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Fury Road





What happens when you put fast cars on HD video?






Well it might not be quite the same, but this is pretty cool, too.



video


I recently listened to a podcast in which Vicki Davis interviewed physics teacher Ben Owens. He exclaimed how the beginning units of physics instruction can get very rote and bogged down in mathematics becoming more about the numbers than about the process and what it means. Check out more on that great episode here.

In my new term of AP Physics 1, there is a strong temptation to burn through the content in preparation for our AP test in May.  The content I would usually have 18 weeks to cover I only have 12 weeks to cover due to the scheduling of the AP testing. I may end up doing some more traditional forms of instruction as we get closer to the test, but I want the first experiences with physics content to be engaging ones.  I want students to be able to “get it” and be engaged.  Like any good story or song, you need a hook.  

Luckily, I didn't have to look far for my hook.  After our previous collaboration, my friends at TEAM Togetherness, Kate Sommerville and Angela Patterson, looked forward to what they had coming up and found a perfect match.

The 4th graders at Swanson were embarking on a STEM unit in which they took on the role of engineers and followed the design process and took on the role of engineers.  I won’t step on their thunder if they decide to post on it, but it culminated in a rubber band powered go cart. 

A rubber band car is a wonderful vehicle to demonstrate many basic kinematic quantities such as displacement, velocity, and acceleration.  In fact, it is something I've had students create in the past.  When Kate let me know when the timing of the final product would be, I saw a great opportunity for my students to do some data collection on these student generated go carts.  

The 4th graders took videos of their cars in motion and shared them in on Drive with my students. My students use an iPad app created by Vernier called Video Physics to track the motion of a moving object from a video file.  The track the motion of the object over the course of its motion by making points on the screen.




This data from Video Physics can be exported to the app Graphical for more in-depth data analysis.  They are able to graph position (x or y) vs time. In addition, it graphs velocity (x and y) vs time. The program then allows them to determine the slope of the graphs using trend lines to determine velocity from a position vs time graph or acceleration from a velocity vs. time graph.  My students used these tools to analyze the motion of the Swanson student Go Carts.  They presented this data to the groups in a style which was comprehensible to a 4th grader.  This would be part of the culminating activity for the unit.  Student had already practiced with the software in the classroom to analyze objects with constant velocities, constant accelerations, and changing accelerations.  This would be a chance for them to apply their skills to a very unique task for an authentic and interested audience.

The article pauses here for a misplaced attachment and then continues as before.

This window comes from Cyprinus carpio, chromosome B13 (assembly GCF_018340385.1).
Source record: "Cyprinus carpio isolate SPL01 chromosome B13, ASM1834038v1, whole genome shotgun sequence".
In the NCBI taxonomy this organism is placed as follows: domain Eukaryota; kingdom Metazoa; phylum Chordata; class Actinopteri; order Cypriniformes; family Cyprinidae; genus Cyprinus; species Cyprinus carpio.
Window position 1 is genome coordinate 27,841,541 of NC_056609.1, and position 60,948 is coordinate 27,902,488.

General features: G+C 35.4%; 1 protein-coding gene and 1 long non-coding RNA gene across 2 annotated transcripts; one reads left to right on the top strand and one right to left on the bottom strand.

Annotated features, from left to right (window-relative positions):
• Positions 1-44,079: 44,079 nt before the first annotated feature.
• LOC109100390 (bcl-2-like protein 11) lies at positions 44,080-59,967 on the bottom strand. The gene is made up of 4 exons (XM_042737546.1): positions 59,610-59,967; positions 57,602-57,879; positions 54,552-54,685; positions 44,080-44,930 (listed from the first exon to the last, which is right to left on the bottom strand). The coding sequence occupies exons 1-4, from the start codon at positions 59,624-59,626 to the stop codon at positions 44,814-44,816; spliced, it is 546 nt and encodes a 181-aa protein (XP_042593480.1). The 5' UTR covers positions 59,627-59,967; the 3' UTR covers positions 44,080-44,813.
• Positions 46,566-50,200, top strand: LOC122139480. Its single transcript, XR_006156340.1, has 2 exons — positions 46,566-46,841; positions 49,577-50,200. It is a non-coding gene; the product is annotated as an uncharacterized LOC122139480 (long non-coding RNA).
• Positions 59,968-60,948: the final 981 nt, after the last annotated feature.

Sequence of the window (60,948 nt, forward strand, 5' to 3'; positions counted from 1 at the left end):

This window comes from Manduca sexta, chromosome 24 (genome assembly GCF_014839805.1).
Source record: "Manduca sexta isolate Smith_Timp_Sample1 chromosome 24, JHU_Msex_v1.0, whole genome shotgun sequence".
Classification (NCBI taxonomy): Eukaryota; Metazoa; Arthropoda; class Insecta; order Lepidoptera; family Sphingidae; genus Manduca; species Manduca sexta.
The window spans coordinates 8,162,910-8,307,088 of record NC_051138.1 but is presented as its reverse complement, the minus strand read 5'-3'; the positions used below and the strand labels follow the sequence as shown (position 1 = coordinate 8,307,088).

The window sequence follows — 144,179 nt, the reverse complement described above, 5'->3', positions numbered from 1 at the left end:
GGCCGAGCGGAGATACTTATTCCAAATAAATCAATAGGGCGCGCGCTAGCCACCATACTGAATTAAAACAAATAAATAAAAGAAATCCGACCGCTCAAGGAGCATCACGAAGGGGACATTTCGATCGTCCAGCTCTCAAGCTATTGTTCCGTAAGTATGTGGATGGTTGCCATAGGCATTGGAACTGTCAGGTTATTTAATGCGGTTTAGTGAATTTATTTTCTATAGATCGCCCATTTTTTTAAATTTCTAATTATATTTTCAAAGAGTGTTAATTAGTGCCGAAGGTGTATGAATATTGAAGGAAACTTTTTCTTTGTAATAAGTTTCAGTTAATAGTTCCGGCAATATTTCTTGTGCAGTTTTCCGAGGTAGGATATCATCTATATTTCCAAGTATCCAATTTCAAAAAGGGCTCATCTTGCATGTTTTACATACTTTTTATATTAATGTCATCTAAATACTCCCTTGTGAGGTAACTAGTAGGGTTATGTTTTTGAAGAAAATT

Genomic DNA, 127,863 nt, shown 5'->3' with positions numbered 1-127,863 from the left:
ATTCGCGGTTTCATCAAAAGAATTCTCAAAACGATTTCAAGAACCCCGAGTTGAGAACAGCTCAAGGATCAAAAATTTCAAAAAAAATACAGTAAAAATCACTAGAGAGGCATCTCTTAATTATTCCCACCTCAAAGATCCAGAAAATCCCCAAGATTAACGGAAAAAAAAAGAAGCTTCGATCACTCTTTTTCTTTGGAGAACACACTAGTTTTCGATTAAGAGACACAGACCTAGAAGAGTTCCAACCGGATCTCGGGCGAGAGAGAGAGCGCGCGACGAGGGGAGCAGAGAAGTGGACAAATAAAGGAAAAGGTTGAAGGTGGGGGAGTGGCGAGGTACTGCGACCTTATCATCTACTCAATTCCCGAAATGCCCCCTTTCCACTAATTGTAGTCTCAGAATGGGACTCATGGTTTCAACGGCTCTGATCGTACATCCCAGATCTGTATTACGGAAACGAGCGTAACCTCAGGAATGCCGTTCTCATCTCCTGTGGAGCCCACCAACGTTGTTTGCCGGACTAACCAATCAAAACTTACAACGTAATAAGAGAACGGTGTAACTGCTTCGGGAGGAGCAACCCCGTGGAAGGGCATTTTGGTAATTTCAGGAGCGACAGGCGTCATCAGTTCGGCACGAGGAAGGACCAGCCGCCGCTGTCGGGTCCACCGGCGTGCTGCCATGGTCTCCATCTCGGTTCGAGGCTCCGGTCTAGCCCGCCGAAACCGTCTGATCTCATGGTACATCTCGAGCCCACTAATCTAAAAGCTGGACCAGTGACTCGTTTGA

In the end my students created a report that included a position vs time graph, a velocity vs time graph as well as some highlights the data presented.  






But the goal was more than to create a report. The true product was the conversations between the different engineers from Swanson and BCHS.  







Now, if we were to visit, I felt we needed to do a little more to make it really worth our time together.  So, I stole our previous idea of sound stations and created some motion stations.   Since we are currently studying Newton’s Laws of Motion, I wanted to pull in some ideas from our motion unit and bring in content from our current unit on forces. 

Station 1: The basics of speed using tubes with air bubbles that rise at different but constant speeds.




Station 2: The basics of acceleration using wind up cars that have different accelerations and can have their masses altered by adding  contents to explore the relationship between mass and acceleration.







Station 3: Free-fall acceleration on different planets due to gravity using a simulation from phet that lets students build skate tracks on different planets.






Station 4: The study of Newton’s First Law using disks that hover on a cushion of air.




Station 5: Using motion sensors to show students how their movements in space can be translated into a graph.








Another collaboration with my friends at Swanson is in the books.  Well, now it's time to focus on getting through the rest of our AP content in an efficient and engaging way that understanding.  Looking forward to visiting 4th graders at Brookfield Elementary after AP exams are done.  Actually, Kate and Angela mentioned something about the physics of human body systems.  Work, power, energy, so many ideas....

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